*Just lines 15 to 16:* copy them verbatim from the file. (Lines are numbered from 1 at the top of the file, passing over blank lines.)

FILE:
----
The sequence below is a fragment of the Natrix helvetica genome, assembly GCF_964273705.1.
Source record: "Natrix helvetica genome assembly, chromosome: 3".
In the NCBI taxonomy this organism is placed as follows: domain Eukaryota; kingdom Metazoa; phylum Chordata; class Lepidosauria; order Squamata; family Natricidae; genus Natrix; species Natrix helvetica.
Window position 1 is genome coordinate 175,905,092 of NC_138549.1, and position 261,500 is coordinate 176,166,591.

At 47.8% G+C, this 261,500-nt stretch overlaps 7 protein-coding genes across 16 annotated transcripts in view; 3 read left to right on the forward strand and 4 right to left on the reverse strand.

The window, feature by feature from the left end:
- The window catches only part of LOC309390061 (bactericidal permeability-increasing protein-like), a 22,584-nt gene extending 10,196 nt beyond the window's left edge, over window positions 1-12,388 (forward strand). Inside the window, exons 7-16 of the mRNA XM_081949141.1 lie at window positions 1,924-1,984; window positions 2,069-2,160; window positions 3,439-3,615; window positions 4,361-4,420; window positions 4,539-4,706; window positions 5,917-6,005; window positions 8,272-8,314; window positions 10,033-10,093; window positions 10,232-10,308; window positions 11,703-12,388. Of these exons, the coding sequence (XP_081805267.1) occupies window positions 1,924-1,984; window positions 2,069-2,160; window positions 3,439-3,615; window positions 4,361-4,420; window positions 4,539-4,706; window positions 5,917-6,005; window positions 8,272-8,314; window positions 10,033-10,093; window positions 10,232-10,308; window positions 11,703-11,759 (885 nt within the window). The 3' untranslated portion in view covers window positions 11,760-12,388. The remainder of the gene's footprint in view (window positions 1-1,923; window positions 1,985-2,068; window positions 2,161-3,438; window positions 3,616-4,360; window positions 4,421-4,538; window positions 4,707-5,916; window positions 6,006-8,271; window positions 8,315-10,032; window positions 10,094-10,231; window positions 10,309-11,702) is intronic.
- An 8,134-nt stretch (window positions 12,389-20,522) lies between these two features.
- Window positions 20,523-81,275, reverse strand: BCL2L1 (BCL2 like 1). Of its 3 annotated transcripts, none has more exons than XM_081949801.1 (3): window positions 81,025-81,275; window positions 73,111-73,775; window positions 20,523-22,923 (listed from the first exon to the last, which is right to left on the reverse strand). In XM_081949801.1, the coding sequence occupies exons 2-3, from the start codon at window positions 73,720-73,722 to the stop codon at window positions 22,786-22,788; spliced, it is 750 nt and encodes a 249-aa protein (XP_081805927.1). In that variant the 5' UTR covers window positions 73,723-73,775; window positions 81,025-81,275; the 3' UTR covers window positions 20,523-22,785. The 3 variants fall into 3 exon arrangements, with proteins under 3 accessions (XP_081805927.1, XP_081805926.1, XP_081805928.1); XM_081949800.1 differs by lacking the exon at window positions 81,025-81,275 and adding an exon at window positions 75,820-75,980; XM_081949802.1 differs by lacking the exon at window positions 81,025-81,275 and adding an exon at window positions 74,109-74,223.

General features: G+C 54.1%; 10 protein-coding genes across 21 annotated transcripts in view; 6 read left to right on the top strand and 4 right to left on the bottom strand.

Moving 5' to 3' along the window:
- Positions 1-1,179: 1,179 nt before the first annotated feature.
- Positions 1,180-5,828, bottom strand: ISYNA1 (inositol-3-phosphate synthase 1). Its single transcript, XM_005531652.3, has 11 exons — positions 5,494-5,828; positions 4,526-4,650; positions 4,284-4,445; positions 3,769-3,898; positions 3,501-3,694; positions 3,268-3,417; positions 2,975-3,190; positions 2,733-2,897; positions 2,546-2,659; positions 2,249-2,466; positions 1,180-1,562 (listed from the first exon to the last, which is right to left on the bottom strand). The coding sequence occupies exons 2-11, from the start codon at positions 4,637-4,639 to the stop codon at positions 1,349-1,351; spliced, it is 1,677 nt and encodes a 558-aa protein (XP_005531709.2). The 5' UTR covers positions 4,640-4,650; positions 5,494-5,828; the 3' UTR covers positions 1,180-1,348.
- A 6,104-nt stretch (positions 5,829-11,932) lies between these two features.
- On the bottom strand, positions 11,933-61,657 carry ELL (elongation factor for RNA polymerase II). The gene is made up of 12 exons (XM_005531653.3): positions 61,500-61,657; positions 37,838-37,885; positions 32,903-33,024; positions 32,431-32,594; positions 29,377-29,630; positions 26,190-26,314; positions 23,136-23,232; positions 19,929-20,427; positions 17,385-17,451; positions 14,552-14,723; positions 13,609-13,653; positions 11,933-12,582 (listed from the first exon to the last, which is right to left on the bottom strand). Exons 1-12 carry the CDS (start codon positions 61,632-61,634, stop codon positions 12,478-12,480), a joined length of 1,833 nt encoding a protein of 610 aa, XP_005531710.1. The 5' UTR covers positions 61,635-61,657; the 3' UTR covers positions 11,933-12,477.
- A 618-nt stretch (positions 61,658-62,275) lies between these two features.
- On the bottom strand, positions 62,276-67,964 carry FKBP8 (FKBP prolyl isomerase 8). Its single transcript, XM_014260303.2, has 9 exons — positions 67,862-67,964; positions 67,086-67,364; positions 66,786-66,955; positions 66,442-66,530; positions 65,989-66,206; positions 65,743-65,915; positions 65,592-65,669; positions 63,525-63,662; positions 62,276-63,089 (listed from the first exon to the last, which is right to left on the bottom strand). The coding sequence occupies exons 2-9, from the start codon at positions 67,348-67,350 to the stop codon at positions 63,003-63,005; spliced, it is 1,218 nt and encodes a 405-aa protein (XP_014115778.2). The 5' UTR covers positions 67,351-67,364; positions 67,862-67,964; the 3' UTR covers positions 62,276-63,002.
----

- On the bottom strand, positions 11,933-61,657 carry ELL (elongation factor for RNA polymerase II). The gene is made up of 12 exons (XM_005531653.3): positions 61,500-61,657; positions 37,838-37,885; positions 32,903-33,024; positions 32,431-32,594; positions 29,377-29,630; positions 26,190-26,314; positions 23,136-23,232; positions 19,929-20,427; positions 17,385-17,451; positions 14,552-14,723; positions 13,609-13,653; positions 11,933-12,582 (listed from the first exon to the last, which is right to left on the bottom strand). Exons 1-12 carry the CDS (start codon positions 61,632-61,634, stop codon positions 12,478-12,480), a joined length of 1,833 nt encoding a protein of 610 aa, XP_005531710.1. The 5' UTR covers positions 61,635-61,657; the 3' UTR covers positions 11,933-12,477.
- A 618-nt stretch (positions 61,658-62,275) lies between these two features.